Physicists from the ATLAS (A Toroidal LHC ApparatuS) and CMS (Compact-Muon-Solenoid) collaborations at CERN’s Large Hadron Collider have reported strong evidence for the Higgs boson decay to a pair of muons.
In 2012, CERN physicists reported the discovery of a new boson with a mass near 125 GeV and properties compatible with those expected for the Higgs boson, a fundamental particle first proposed in 1964.
In the Standard Model, the Higgs boson is a spin-zero particle predicted to arise from the Higgs field which is responsible for electroweak symmetry breaking.
So far, the physicists have observed the Higgs boson decays into different types of gauge bosons such as the W and Z bosons and photons; heavier fermions such as tau leptons; and interactions with the heaviest quarks, the top and bottom.
Muons are much lighter in comparison and their interaction with the Higgs field is weaker. Interactions between the Higgs boson and muons had, therefore, not previously been seen at the Large Hadron Collider (LHC).
The physicists from the CMS Collaboration achieved evidence of the Higgs boson decay to a muon pair with 3 sigma, which means that the chance of seeing this decay from statistical fluctuation is less than one in 700.
ATLAS Collaboration’s two-sigma result means the chances are one in 40.
The combination of both results would increase the significance well above 3 sigma and provides strong evidence for the Higgs boson decay to two muons.
What makes these experiments challenging is that for every predicted Higgs boson decaying to two muons, there are thousands of muon pairs produced through other processes that mimic the expected experimental signature.
The characteristic signature of the Higgs boson’s decay to muons is a small excess of events that cluster near a muon-pair mass of 125 GeV.
Isolating the Higgs boson to muon-pair interactions is no easy feat.
To do so, both experiments measure the energy, momentum and angles of muon candidates from the Higgs boson’s decay.
In addition, the sensitivity of the analyses was improved through methods such as sophisticated background modeling strategies and other advanced techniques such as machine-learning algorithms.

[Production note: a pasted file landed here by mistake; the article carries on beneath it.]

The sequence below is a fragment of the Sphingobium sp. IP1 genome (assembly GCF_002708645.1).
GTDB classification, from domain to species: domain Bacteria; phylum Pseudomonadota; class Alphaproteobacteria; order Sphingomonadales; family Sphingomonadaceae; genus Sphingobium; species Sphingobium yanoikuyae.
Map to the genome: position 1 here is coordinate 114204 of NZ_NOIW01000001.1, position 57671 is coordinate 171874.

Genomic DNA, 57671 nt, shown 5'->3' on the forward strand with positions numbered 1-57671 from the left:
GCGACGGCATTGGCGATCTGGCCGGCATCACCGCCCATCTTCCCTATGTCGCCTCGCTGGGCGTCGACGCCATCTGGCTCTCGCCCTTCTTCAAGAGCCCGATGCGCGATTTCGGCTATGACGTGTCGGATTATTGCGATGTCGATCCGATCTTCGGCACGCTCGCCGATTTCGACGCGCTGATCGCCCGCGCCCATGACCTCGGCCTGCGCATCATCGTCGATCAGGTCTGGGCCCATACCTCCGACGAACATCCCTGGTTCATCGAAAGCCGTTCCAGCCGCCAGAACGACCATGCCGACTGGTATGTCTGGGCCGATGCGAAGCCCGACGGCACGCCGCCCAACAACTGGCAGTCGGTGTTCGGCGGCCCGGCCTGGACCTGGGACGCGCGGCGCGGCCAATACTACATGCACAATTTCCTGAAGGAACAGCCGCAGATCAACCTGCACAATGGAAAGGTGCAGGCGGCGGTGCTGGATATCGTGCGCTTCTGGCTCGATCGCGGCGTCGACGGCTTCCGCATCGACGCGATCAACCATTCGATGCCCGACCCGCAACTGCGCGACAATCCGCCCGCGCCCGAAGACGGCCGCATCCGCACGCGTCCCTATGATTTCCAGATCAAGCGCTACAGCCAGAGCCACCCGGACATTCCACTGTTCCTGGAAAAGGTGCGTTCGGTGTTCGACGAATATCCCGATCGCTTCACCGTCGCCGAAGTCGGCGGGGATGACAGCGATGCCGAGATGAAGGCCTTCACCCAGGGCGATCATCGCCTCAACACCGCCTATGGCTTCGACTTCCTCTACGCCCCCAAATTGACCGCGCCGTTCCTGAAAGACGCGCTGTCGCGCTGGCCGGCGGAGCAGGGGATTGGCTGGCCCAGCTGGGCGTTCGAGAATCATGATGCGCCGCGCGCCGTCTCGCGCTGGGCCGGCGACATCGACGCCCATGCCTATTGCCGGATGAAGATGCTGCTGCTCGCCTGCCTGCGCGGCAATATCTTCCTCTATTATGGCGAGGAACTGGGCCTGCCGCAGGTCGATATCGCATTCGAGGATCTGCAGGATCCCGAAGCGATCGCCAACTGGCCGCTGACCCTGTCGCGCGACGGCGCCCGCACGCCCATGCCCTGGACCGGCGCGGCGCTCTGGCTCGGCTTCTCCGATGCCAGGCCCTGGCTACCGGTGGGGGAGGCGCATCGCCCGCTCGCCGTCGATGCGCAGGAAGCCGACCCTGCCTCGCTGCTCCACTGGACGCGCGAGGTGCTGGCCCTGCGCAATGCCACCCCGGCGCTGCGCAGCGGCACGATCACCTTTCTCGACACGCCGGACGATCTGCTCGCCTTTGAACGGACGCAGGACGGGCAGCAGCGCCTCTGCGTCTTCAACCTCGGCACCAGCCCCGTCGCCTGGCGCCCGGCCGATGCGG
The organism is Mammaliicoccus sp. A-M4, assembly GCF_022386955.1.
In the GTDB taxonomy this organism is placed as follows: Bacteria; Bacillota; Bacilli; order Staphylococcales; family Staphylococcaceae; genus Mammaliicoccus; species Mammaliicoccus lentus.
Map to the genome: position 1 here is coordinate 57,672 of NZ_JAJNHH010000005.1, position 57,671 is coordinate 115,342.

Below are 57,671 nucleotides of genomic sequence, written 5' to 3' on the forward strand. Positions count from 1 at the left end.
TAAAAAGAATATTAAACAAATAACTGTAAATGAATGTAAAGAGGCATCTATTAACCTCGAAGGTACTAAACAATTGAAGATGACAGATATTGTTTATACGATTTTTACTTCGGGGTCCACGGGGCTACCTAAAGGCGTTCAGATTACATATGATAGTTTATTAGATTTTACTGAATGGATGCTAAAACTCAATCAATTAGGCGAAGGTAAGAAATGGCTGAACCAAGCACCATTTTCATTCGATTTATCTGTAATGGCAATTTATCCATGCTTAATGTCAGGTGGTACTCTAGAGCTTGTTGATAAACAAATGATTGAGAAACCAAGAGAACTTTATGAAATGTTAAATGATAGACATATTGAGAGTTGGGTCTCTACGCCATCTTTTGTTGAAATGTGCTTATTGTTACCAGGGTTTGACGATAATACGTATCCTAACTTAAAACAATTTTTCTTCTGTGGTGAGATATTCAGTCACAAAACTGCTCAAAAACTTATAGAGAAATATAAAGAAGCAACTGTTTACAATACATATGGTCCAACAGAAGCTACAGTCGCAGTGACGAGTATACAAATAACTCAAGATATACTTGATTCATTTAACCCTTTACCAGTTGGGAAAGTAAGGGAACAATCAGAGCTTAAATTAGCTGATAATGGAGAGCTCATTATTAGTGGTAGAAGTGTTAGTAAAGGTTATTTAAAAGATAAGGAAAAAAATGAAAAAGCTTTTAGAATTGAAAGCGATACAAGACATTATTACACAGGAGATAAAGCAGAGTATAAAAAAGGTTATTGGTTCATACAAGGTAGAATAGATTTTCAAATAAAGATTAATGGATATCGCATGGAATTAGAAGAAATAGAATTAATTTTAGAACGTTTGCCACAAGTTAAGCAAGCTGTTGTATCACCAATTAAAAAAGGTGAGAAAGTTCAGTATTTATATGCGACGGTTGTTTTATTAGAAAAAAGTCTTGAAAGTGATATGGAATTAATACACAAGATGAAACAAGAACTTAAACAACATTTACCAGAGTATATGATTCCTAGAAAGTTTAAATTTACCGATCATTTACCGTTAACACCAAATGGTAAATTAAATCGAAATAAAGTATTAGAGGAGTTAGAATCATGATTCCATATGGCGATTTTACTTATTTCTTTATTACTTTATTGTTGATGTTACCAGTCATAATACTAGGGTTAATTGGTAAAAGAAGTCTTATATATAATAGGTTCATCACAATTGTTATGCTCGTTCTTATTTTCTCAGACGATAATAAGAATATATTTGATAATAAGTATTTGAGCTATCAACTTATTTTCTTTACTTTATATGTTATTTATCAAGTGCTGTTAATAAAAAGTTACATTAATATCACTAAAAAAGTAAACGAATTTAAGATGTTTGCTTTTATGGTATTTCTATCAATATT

CMS combined four separate analyses, each optimized to categorize physics events with possible signals of a specific Higgs boson production mode.
ATLAS divided their events into 20 categories that targeted specific Higgs boson production modes.
“CMS is proud to have achieved this sensitivity to the decay of Higgs bosons to muons, and to show the first experimental evidence for this process,” said Dr. Roberto Carlin, spokesperson for the CMS Collaboration.
“The Higgs boson seems to interact also with second-generation particles in agreement with the prediction of the Standard Model, a result that will be further refined with the data we expect to collect in the next run.”
“The measurements of the Higgs boson’s properties have reached a new stage in precision and rare decay modes can be addressed,” said Dr. Karl Jakobs, spokesperson for the ATLAS Collaboration.
“These achievements rely on the large LHC dataset, the outstanding efficiency and performance of the ATLAS detector and the use of novel analysis techniques.”
CMS Collaboration. 2020. Measurement of Higgs boson decay to a pair of muons in proton-proton collisions at s√=13TeV. CENR, report # CMS-PAS-HIG-19-006
ATLAS Collaboration. 2020. A search for the dimuon decay of the Standard Model Higgs boson with the ATLAS detector. Phys. Lett. B, in press; arXiv: 2007.07830